Tuesday, 20 April 2010

Improve Cash Flow - Part 2 of 2

Previously we looked at generating cash from operations, capital expenditure and financing.  Here, we look at working capital.  This is a measure of the operating efficiency and liquidity of a business.

Working capital is the difference between current assets and current liabilities.  In other words the amount of cash required to finance inventory and trade receivables net of trade payables.  Cash tied up in inventory or money owed by customers cannot be used to pay short-term obligations, and therefore businesses need to release cash from these sources where possible.

Minimize inventory levels.
There are many methods of inventory management.  A well known technique is JIT ("just-in-time"), used mainly in manufacturing.   Goods are produced only to meet customer demand.  All inventory arrives from suppliers just in time for the next stage in the production process.  This technique minimizes inventory levels.

Minimize and control cash owed by customers.
It is important to follow procedures and be organized in collecting customer debts.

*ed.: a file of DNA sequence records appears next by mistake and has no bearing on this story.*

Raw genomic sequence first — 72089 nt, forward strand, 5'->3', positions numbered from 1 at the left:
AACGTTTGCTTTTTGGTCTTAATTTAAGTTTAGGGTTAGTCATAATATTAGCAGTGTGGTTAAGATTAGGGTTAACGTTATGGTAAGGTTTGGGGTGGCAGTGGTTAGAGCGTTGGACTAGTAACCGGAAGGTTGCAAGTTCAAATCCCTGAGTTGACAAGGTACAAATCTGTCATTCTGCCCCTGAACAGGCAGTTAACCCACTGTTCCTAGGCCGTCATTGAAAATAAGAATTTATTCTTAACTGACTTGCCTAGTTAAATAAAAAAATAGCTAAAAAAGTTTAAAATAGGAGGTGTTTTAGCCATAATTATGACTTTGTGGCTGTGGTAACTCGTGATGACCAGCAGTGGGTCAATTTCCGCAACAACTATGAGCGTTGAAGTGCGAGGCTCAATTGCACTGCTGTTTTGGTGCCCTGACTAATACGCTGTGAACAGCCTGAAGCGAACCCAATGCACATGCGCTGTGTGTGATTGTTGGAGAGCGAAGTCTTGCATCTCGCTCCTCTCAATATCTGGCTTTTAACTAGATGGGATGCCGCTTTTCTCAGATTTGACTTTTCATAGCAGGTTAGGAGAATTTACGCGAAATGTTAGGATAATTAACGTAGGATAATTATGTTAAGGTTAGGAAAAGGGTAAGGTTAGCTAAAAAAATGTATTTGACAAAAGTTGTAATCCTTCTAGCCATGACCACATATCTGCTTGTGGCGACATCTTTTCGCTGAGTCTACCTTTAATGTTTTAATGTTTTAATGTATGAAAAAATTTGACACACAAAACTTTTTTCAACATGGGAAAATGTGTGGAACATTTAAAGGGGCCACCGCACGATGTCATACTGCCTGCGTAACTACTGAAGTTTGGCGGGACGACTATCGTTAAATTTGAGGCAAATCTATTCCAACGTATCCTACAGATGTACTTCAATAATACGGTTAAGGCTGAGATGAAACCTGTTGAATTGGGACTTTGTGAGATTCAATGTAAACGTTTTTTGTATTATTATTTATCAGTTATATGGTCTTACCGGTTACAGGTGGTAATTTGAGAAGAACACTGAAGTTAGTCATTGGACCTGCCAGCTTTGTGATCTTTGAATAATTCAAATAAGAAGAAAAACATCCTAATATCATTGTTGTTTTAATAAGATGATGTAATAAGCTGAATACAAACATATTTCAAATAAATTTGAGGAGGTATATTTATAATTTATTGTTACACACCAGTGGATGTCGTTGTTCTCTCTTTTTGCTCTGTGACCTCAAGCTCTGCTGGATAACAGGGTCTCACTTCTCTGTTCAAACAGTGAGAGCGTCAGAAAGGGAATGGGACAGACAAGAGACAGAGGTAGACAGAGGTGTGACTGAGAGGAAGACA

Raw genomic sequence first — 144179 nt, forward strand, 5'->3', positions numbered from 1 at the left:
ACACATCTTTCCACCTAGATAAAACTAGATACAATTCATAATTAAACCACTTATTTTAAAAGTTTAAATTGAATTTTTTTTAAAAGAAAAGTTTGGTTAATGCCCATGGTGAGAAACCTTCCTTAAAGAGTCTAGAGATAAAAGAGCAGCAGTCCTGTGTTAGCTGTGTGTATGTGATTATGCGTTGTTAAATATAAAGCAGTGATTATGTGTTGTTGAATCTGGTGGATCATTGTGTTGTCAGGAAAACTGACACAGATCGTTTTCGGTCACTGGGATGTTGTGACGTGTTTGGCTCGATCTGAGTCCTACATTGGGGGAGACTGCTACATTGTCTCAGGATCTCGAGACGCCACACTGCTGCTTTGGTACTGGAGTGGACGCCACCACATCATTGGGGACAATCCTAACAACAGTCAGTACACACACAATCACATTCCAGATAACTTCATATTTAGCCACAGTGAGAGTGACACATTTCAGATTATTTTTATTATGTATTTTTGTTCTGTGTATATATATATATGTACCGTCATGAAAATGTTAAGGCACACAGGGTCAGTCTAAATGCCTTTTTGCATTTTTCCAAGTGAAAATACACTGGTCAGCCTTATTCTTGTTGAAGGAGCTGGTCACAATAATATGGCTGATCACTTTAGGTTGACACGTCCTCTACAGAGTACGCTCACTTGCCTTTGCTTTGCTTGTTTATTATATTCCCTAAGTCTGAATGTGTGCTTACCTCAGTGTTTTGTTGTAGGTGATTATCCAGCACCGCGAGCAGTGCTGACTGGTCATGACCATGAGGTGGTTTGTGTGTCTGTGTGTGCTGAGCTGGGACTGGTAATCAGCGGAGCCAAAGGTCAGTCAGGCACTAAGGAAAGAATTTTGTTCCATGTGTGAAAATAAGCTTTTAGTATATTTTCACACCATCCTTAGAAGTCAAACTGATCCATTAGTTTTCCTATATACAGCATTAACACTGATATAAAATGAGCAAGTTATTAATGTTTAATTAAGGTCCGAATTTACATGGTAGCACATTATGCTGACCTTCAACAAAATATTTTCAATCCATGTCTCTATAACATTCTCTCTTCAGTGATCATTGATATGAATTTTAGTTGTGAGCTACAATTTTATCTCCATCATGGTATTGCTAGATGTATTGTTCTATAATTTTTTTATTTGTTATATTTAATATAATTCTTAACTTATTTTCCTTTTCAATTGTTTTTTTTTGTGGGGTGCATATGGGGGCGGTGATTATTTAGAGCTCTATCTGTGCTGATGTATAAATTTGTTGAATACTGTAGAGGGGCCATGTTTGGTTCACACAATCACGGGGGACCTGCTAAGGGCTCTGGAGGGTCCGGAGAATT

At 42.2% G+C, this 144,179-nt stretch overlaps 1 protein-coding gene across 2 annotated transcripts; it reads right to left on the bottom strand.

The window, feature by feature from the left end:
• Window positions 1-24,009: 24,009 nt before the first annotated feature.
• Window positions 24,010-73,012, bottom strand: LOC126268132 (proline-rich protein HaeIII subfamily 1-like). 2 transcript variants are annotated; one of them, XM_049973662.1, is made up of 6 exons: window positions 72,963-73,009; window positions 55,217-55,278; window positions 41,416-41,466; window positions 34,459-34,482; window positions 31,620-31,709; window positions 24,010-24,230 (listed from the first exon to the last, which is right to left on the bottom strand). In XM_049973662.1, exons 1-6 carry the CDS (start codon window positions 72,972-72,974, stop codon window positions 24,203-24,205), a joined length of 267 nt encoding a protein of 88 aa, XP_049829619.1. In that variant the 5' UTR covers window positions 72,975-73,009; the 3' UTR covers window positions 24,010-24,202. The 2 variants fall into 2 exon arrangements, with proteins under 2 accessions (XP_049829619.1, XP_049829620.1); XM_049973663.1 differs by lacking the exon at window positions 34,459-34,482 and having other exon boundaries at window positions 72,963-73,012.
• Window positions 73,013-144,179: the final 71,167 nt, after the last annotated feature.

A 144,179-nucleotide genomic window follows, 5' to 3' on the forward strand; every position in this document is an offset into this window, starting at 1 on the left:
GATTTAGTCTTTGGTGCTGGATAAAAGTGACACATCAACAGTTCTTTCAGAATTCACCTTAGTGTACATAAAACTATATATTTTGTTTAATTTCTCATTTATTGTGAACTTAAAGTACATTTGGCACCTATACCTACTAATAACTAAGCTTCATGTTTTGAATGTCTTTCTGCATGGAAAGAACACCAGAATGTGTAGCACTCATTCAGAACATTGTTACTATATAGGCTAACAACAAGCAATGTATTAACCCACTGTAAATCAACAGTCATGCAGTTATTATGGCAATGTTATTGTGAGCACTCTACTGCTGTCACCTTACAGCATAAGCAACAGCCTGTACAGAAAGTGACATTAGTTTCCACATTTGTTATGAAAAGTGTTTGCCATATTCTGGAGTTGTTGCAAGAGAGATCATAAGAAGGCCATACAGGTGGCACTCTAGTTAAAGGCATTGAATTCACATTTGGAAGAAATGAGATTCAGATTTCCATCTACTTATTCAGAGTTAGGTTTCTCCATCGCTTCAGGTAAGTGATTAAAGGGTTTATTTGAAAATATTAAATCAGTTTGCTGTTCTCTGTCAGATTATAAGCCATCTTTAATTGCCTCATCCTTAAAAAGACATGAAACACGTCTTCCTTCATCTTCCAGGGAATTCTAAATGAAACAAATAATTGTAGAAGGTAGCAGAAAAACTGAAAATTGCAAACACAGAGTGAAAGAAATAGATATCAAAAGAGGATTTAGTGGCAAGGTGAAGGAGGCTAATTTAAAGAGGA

Maximize the payment period to suppliers.
Delaying payments to suppliers will not generate cash but it will delay its outflow.  Many businesses use supplier credit as a source of finance.  Large and powerful customers are often accused of dictating extended payment terms, which add pressure to a small business's cash flow.  Extended credit should be negotiated as opposed to taken, to avoid problems in the future.  Businesses rely on their suppliers to keep their operations flowing, so payment terms should always be agreed in advance.

"Creditors have better memories than debtors; creditors are a superstitious sect, great observers of set days and times!"

Release working capital to pay short-term obligations.

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